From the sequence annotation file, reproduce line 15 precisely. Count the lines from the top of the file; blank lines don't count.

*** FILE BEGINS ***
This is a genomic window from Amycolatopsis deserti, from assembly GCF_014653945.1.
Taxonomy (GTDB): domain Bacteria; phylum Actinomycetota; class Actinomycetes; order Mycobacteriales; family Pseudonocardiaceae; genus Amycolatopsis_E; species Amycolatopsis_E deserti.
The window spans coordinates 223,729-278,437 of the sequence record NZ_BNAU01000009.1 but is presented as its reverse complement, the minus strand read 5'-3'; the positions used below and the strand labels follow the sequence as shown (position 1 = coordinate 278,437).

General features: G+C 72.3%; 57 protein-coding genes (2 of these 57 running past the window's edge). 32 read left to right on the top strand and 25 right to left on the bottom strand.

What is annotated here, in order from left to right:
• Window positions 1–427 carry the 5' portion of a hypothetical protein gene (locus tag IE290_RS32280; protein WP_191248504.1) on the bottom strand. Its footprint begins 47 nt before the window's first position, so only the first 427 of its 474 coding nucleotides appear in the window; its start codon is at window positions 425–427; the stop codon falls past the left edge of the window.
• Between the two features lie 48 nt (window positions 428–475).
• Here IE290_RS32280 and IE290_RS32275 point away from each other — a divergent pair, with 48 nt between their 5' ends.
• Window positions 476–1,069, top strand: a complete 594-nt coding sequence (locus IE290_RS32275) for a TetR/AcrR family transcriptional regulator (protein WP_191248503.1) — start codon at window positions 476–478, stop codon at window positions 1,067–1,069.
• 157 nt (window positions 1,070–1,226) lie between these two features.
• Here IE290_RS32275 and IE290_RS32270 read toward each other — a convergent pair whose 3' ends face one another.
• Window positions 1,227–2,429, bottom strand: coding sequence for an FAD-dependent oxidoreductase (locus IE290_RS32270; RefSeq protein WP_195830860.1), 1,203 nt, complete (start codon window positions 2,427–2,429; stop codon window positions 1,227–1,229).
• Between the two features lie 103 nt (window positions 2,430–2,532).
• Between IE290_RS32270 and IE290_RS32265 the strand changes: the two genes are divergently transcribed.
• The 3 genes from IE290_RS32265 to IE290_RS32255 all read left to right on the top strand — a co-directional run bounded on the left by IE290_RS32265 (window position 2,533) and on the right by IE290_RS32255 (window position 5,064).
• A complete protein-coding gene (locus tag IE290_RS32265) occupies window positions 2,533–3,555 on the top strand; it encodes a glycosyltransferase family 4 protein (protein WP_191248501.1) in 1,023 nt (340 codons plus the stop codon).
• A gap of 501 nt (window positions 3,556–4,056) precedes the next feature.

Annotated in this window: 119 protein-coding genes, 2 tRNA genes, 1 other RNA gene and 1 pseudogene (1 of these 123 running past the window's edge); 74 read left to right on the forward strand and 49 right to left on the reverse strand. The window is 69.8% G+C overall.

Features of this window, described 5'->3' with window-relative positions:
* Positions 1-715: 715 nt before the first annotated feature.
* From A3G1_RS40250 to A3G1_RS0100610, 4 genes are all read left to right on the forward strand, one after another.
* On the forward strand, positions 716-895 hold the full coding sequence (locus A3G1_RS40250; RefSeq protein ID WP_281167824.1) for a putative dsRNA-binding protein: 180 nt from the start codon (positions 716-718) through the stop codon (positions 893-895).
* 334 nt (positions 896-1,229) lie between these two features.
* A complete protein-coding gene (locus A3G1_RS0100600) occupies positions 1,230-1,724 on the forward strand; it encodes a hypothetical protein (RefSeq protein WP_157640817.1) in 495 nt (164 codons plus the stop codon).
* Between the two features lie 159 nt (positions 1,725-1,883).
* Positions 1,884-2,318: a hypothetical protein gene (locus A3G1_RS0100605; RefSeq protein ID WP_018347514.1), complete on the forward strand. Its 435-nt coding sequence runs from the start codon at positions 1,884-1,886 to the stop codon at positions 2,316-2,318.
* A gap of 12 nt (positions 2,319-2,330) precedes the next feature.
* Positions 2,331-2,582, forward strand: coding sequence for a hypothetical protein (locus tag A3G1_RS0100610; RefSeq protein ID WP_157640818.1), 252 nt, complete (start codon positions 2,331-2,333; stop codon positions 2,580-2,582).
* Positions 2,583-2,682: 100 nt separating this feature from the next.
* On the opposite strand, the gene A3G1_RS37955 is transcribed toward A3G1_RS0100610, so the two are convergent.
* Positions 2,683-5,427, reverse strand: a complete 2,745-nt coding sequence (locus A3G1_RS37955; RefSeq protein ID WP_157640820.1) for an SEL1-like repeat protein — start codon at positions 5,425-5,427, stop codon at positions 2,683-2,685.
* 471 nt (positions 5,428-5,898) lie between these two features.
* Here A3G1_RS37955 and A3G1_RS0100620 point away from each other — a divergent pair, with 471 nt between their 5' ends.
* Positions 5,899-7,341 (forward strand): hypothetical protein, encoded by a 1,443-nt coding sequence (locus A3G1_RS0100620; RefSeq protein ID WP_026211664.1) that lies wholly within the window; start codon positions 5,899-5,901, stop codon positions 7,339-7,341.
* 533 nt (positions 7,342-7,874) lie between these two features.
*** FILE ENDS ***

• The 3 genes from IE290_RS32265 to IE290_RS32255 all read left to right on the top strand — a co-directional run bounded on the left by IE290_RS32265 (window position 2,533) and on the right by IE290_RS32255 (window position 5,064).